Where it is ok to talk trash

The Mercy Pedalers’ mission is a simple one:  to be present by reaching out to men and women experiencing homelessness on the streets.   It is all about making relationships.  As Sister Libby says,  “When you can meet someone eye-to-eye, they feel like they’re worthy. They feel like they mean something. It’s simple as that. How can you make a change if you don’t feel good about yourself?”

In a recent Sacramento News & Review article about Sister Libby and the Mercy Pedalers, Melanie Tadakawa, who is homeless,  stated: “Being homeless, we don’t have much to do. It would be cool if they actually employed homeless, because wherever we go, we always try to clean up, pick up garbage.”  See John Flynn, “Mercy on Wheels” Sacramento News & Review (September 6, 2018)  https://www.newsreview.com/sacramento/mercy-on-wheels/content?oid=27070179

Interestingly, in Sonoma County the Clean River Alliance (CRA) runs a program where the homeless are seen as a solution to pollution, and not the problem.   I had the opportunity to spend time with CRA Director Chris Brokate and his staff and observe not only how the power of presence provides comfort to the homeless, but how it is also instrumental in protecting the environment.  Here is “where it is ok to talk trash.”  The homeless actually participate in river cleanups and trash removal.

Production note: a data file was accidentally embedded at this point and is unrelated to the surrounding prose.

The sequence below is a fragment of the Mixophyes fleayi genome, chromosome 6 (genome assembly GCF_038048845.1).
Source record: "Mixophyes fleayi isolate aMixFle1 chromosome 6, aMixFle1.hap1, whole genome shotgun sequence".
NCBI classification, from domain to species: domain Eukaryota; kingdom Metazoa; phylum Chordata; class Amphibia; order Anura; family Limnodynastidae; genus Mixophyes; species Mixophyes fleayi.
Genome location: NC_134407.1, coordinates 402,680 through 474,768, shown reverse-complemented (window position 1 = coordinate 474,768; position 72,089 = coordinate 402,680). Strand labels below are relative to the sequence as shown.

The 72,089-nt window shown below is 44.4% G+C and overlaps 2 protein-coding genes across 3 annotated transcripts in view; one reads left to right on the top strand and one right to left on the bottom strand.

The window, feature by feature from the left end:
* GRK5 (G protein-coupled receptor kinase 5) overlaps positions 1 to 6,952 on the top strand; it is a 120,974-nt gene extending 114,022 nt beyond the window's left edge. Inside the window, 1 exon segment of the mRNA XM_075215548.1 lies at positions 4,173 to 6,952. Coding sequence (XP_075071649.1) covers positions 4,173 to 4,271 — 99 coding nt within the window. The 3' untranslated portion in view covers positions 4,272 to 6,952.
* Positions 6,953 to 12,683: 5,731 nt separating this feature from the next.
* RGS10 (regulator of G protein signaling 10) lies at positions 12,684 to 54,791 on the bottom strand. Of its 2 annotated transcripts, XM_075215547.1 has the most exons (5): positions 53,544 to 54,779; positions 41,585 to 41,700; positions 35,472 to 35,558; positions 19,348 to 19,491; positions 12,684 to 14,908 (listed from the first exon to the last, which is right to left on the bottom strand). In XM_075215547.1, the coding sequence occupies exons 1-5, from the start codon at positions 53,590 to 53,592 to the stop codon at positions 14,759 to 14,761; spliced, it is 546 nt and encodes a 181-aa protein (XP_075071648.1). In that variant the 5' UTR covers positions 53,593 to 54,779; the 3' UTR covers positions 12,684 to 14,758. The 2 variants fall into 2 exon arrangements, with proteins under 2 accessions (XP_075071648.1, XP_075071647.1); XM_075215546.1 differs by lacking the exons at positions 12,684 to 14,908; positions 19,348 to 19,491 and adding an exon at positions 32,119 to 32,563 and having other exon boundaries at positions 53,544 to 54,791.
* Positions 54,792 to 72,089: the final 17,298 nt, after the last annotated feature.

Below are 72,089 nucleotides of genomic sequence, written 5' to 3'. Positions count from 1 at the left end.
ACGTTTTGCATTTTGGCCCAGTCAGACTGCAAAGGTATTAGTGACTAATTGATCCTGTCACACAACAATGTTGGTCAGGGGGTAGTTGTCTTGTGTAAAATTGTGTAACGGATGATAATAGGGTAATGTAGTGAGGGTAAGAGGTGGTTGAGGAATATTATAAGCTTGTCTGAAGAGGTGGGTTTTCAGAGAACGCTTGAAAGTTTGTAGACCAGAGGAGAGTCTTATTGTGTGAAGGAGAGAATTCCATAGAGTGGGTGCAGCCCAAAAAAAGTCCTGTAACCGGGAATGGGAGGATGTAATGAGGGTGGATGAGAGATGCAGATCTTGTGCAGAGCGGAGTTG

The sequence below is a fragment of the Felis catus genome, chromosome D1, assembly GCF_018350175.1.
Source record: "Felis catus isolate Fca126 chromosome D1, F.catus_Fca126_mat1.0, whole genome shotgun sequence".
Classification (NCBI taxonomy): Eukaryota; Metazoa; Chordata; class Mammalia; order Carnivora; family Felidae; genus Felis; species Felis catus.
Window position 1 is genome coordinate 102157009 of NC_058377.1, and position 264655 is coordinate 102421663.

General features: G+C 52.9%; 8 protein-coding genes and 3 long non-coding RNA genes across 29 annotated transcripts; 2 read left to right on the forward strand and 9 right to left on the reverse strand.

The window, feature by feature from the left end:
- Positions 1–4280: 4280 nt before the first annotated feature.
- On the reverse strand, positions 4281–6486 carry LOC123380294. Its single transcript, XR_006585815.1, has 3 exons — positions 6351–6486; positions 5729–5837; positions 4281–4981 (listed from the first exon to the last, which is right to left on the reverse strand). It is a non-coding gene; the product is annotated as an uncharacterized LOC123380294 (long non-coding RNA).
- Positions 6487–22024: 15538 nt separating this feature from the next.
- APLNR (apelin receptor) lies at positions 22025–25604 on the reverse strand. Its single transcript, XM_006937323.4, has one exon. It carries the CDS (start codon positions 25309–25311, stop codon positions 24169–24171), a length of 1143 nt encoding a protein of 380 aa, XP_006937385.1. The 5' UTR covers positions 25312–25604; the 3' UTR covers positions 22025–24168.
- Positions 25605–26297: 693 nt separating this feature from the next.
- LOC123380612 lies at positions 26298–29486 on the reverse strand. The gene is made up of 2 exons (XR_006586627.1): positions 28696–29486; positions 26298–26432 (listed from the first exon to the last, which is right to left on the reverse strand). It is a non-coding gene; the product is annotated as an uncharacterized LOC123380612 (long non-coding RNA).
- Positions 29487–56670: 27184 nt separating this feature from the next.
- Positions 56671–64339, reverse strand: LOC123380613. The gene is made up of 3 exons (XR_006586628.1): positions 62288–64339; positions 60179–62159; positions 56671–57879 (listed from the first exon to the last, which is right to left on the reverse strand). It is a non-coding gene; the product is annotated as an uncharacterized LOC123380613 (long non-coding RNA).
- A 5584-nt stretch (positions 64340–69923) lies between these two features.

In 2014, after seeing the devastating effects of trash coming down the Russian River from heavy rains and entering the ocean, Mr. Brokate began getting together with a small group of volunteers to do cleanups. From this original group, known as the Garbage Patch Kids, CRA now organizes public cleanups throughout the Russian River watershed.

In 2017, CRA organized over 200 cleanup events, involving over 1000 volunteers, many who are homeless, removed over 170,000 lbs. of trash from creeks, the Russian River, and ocean beaches.  Much of the trash was attributed to homeless camps.  Brokate enlists the homeless in helping to haul their trash out, provides free trash pickup to river homeless camps and helps connect homeless to other available services. 

CRA has been recognized by Sonoma County and State agencies for its dedication and commitment to protecting the environment. For example, last year the Sonoma County Board of Supervisors honored CRA.  Supervisor Lynda Hopkins said, “This has gone beyond just removing trash from the riverbank. You have created community. You have brought together Guerneville, and the whole river with a common purpose.”

CRA tracks places where trash needs to be removed, plans events and rounds up volunteers. The CRA enlists the homeless to participate in cleanup events in exchange for vouchers for transportation, movie passes, meals and other incentives.  Orange Garbage bags are provided to the homeless, and on designated days CRA picks up the trash. 

I went out with CRA on a garbage run.  In less than two hours we picked up more than 20 bags of garbage containing 560 pounds of trash (the county dump provides weigh slips) from Guerneville homeless camps.  The following day CRA picked up 860 pounds of garbage in Healdsburg.  Kudos CRA.  Those Garbage Patch Kids are amazing!